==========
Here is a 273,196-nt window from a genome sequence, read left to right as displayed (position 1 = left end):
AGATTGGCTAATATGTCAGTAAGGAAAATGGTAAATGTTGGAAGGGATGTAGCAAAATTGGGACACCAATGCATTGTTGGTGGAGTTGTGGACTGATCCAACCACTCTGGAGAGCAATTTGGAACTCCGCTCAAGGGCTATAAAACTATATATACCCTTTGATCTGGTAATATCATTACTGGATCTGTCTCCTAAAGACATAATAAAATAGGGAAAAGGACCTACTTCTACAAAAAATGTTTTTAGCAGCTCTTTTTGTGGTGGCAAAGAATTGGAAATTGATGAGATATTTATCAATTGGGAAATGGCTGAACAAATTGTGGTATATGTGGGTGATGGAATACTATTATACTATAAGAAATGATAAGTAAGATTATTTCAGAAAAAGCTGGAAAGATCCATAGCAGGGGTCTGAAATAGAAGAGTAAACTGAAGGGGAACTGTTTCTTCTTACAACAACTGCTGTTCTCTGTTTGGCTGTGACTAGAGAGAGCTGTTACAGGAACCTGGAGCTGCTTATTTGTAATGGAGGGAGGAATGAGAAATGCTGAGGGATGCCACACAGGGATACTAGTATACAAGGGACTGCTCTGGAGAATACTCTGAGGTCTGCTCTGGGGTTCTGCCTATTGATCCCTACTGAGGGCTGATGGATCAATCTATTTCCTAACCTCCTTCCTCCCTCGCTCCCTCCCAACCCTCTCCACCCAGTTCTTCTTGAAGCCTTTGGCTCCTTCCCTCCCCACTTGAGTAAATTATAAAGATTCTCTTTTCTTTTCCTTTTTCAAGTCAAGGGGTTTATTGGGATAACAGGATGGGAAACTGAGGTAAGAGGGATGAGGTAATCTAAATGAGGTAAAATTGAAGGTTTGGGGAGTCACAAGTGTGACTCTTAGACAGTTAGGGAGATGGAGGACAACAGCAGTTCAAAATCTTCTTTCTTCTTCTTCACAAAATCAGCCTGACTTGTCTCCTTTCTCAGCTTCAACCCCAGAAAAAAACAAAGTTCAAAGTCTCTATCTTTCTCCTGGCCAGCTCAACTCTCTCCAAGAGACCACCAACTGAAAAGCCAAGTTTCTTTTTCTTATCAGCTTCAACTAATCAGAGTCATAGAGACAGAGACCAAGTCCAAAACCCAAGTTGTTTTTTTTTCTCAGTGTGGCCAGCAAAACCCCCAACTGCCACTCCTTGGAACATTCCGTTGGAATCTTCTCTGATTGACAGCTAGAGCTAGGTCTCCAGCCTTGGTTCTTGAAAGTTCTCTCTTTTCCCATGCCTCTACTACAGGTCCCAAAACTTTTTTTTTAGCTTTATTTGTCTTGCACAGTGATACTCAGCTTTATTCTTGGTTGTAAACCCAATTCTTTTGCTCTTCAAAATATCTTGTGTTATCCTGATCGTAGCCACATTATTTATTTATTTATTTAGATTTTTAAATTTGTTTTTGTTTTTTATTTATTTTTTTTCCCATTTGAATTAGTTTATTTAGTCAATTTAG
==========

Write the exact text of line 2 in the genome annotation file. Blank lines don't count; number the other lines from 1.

AGATTGGCTAATATGTCAGTAAGGAAAATGGTAAATGTTGGAAGGGATGTAGCAAAATTGGGACACCAATGCATTGTTGGTGGAGTTGTGGACTGATCCAACCACTCTGGAGAGCAATTTGGAACTCCGCTCAAGGGCTATAAAACTATATATACCCTTTGATCTGGTAATATCATTACTGGATCTGTCTCCTAAAGACATAATAAAATAGGGAAAAGGACCTACTTCTACAAAAAATGTTTTTAGCAGCTCTTTTTGTGGTGGCAAAGAATTGGAAATTGATGAGATATTTATCAATTGGGAAATGGCTGAACAAATTGTGGTATATGTGGGTGATGGAATACTATTATACTATAAGAAATGATAAGTAAGATTATTTCAGAAAAAGCTGGAAAGATCCATAGCAGGGGTCTGAAATAGAAGAGTAAACTGAAGGGGAACTGTTTCTTCTTACAACAACTGCTGTTCTCTGTTTGGCTGTGACTAGAGAGAGCTGTTACAGGAACCTGGAGCTGCTTATTTGTAATGGAGGGAGGAATGAGAAATGCTGAGGGATGCCACACAGGGATACTAGTATACAAGGGACTGCTCTGGAGAATACTCTGAGGTCTGCTCTGGGGTTCTGCCTATTGATCCCTACTGAGGGCTGATGGATCAATCTATTTCCTAACCTCCTTCCTCCCTCGCTCCCTCCCAACCCTCTCCACCCAGTTCTTCTTGAAGCCTTTGGCTCCTTCCCTCCCCACTTGAGTAAATTATAAAGATTCTCTTTTCTTTTCCTTTTTCAAGTCAAGGGGTTTATTGGGATAACAGGATGGGAAACTGAGGTAAGAGGGATGAGGTAATCTAAATGAGGTAAAATTGAAGGTTTGGGGAGTCACAAGTGTGACTCTTAGACAGTTAGGGAGATGGAGGACAACAGCAGTTCAAAATCTTCTTTCTTCTTCTTCACAAAATCAGCCTGACTTGTCTCCTTTCTCAGCTTCAACCCCAGAAAAAAACAAAGTTCAAAGTCTCTATCTTTCTCCTGGCCAGCTCAACTCTCTCCAAGAGACCACCAACTGAAAAGCCAAGTTTCTTTTTCTTATCAGCTTCAACTAATCAGAGTCATAGAGACAGAGACCAAGTCCAAAACCCAAGTTGTTTTTTTTTCTCAGTGTGGCCAGCAAAACCCCCAACTGCCACTCCTTGGAACATTCCGTTGGAATCTTCTCTGATTGACAGCTAGAGCTAGGTCTCCAGCCTTGGTTCTTGAAAGTTCTCTCTTTTCCCATGCCTCTACTACAGGTCCCAAAACTTTTTTTTTAGCTTTATTTGTCTTGCACAGTGATACTCAGCTTTATTCTTGGTTGTAAACCCAATTCTTTTGCTCTTCAAAATATCTTGTGTTATCCTGATCGTAGCCACATTATTTATTTATTTATTTAGATTTTTAAATTTGTTTTTGTTTTTTATTTATTTTTTTTCCCATTTGAATTAGTTTATTTAGTCAATTTAG